By: Benjamin G. Campbell
Discipleship. It is a buzzword that has encompassed everything in the world of church life and ministry. Everyone tells you we need more discipleship in the church today and that discipleship is the answer to the church’s problems. It is the popular term or ministry to which churches should devote their efforts for ministry. It makes sense: invest the gospel in others. Not only do people convey this, but so does Jesus who tells us to “Go and make disciples” (Matt. 28:19).
Is it possible, however, for discipleship to go wrong? Is there such a thing as counterfeit discipleship? I am deeply persuaded that discipleship can be counterfeit and fraudulent at times. For example, it is possible to speak very highly of discipleship, then methodize it as if it is something to be sequenced and checked off. Other times, discipleship can be relegated to nothing more than classes of Bible study like Sunday school or midweek classes. The problem exists, however, when we ultimately try to define these things (albeit good things) as discipleship.
By a simple way of definition, discipleship is simply the act of encouraging others to follow Jesus as you follow him yourself. Many believers tend to define discipleship in ways where the definition becomes overcomplicated. The truth is: it does not have to be complicated. So, I think it is important to navigate discipleship through a simple definition.
First, discipleship means following Jesus yourself. If you are to be a Christian, you ought to devote your life to Jesus Christ. There are a couple of different words for disciple in the New Testament, but the most common one is mathetes (Gk – μαθετες) which means disciple or student. Often, Rabbis would be approached by younger Jewish men and asked if they would be willing to teach them the things of God, specifically contained in the Torah. Hence the meaning, student. Younger men would follow Rabbis for a period of time to learn from them.
Jesus, however, does this backward. Instead of letting his students come to him, he went to them. He called them out and they obeyed. They left their jobs, families, and ways of life to follow this Rabbi, and the same is true for us. We must leave all comforts of our lives to follow Christ obediently because that’s what true disciples do.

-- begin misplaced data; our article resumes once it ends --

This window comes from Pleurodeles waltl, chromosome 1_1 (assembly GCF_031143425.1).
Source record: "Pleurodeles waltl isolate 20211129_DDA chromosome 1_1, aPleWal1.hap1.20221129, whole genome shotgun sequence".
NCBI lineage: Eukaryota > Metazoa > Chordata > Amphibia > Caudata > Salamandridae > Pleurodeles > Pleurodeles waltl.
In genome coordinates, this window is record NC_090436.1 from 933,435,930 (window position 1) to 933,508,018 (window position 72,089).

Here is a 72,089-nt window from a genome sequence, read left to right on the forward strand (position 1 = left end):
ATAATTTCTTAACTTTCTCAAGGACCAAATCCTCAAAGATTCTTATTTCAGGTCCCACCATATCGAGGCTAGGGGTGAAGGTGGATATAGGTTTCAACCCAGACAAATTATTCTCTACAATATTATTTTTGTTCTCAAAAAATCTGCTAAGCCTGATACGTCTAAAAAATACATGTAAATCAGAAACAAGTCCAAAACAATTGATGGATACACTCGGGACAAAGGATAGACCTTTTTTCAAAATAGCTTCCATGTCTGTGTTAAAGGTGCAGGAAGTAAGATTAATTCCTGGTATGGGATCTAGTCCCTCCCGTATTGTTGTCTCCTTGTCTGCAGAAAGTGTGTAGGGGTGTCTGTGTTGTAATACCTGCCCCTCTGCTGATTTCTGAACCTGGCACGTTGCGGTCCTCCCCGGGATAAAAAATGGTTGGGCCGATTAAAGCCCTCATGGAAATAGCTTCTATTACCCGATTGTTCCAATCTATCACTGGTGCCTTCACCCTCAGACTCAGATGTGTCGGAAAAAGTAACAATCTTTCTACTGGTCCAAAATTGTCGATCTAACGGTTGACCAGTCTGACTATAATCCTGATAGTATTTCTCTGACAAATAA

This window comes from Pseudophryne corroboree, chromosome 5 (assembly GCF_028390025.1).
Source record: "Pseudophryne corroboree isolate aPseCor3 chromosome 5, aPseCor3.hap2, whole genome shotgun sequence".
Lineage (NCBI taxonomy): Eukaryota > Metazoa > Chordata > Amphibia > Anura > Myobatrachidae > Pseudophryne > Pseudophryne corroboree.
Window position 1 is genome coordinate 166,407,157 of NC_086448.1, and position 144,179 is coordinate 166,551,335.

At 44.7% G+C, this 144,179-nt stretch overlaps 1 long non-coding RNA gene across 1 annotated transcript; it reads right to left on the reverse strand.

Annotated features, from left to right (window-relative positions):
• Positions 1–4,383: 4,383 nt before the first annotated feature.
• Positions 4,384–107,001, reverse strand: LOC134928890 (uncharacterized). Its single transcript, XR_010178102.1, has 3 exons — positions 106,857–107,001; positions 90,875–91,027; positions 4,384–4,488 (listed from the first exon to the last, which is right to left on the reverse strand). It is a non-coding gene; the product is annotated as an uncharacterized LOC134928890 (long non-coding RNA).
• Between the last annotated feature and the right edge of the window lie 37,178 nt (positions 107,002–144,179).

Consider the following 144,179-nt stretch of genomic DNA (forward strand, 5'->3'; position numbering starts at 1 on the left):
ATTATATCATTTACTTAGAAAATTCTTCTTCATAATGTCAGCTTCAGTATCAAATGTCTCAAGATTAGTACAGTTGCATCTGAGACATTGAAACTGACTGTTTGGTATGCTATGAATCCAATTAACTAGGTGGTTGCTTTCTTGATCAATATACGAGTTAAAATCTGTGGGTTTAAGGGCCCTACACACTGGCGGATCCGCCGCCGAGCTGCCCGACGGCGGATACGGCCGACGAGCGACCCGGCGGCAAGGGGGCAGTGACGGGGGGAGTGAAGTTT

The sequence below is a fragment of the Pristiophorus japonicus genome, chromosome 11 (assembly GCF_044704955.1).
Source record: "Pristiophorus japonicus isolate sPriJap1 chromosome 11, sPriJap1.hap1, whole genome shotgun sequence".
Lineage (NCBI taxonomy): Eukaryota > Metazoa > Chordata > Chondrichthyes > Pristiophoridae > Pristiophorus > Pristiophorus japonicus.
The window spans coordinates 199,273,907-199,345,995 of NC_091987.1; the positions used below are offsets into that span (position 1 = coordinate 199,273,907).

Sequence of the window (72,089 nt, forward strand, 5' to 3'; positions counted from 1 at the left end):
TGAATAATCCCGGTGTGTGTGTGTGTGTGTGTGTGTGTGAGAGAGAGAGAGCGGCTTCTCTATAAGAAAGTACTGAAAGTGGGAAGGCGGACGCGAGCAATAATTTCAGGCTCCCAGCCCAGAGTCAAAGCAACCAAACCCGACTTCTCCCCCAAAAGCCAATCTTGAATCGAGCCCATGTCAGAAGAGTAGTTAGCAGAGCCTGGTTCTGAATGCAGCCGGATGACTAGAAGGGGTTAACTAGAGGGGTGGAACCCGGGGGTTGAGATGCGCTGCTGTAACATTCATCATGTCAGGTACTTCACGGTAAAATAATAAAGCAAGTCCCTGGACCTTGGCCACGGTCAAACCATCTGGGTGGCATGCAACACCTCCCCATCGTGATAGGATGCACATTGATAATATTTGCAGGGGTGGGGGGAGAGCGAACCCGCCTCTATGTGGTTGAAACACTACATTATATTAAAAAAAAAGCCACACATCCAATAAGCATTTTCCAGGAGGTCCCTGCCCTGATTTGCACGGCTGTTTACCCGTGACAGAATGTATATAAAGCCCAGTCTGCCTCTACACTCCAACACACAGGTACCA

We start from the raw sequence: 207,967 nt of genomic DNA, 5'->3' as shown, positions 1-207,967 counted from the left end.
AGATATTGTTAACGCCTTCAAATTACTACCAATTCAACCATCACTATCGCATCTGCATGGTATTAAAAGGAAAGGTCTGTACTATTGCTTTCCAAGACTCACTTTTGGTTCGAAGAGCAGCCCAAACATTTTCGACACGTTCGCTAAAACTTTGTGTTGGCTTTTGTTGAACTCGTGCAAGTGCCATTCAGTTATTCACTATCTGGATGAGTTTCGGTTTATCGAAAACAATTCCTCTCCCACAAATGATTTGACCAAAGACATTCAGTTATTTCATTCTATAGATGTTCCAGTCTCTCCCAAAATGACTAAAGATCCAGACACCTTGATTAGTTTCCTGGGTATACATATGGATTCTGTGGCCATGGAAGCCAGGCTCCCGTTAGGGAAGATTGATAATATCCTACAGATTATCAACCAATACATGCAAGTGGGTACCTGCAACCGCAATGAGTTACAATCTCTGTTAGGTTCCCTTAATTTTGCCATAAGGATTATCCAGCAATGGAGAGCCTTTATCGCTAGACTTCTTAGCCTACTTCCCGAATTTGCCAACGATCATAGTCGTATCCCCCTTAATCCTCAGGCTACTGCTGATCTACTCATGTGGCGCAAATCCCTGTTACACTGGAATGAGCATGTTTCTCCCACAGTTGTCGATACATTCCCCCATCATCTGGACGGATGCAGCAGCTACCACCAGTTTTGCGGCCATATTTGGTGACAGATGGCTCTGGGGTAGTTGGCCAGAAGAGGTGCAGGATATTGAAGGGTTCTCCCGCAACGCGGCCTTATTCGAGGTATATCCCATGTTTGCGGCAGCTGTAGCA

Second, discipleship involves pleading with others to follow Jesus. Ultimately, I believe this is the true test of a disciple of Jesus – do you invite others to join you in following Jesus? If following Jesus is as great and wondrous as we claim it is, we should be more deliberate in persuading others to follow Him. Not only is our Christian duty to make disciples, but it is also our duty to “compel [the lost] to come in” (Luke 14:23).
All in all, I believe the true ministry of discipleship is personally following Jesus and pleading with others to do the same.
People not Programs
In order to fight against the temptation to pragmatize your ministry, it is imperative to fight the urge to prioritize the method over the message. All over Scripture, the most popular analogy of the Christian life has been agricultural analogies. There is truly no better analogy for ministry than agriculture because there are so many similarities. When we think about growth, nourishment, and fruit, either ministry or agriculture can be mentioned in the discussion. Plants only grow with the correct amounts of nourishment like water, sunlight, and oxygen. Likewise, Christians do not grow unless the correct nourishment is implemented in their lives like Bible intake, prayer, meditation, evangelism, etc.
Thus, discipleship is the nourishing act of the Christian life. It is the act of feeding yourself on the word of God and feeding yourself through prayer and meditating on Scripture that nourishes your soul as a believer; this is what discipleship is – you’re own following of Jesus. If you consistently ignore the disciplines of the Christian life, you will never grow as a believer! The most important action of the Christian life is to abide in Christ through these disciplines (John 15:4).
So, when we speak of creating deep disciples, what do we mean? We mean creating disciples who are immersed in the Word of God so much that when they live, act, and breathe, Scripture comes forth from them. It means when life stinks badly for a deep disciple of Jesus, they don’t play the blame game or try to explain away their problems, but instead they fall on their knees and depend on their sovereign God to walk them through fire.
In the church today, creating deep disciples involves one thing and one thing only – the means of grace. The means of grace are the ways in which God has given the church to grow in grace and Christlikeness. It consists of the Word, prayer, and the ordinances. Because discipleship is like agriculture, it will take time to build deep disciples. However, when harvest season is imminent, you can guarantee that there will be plenty of fruit for your to reap. But it will not be because of your hard work or your different programs of your church. It will be because God gave the increase and worked on the hearts of your congregants through His Word, prayer, and the ordinances.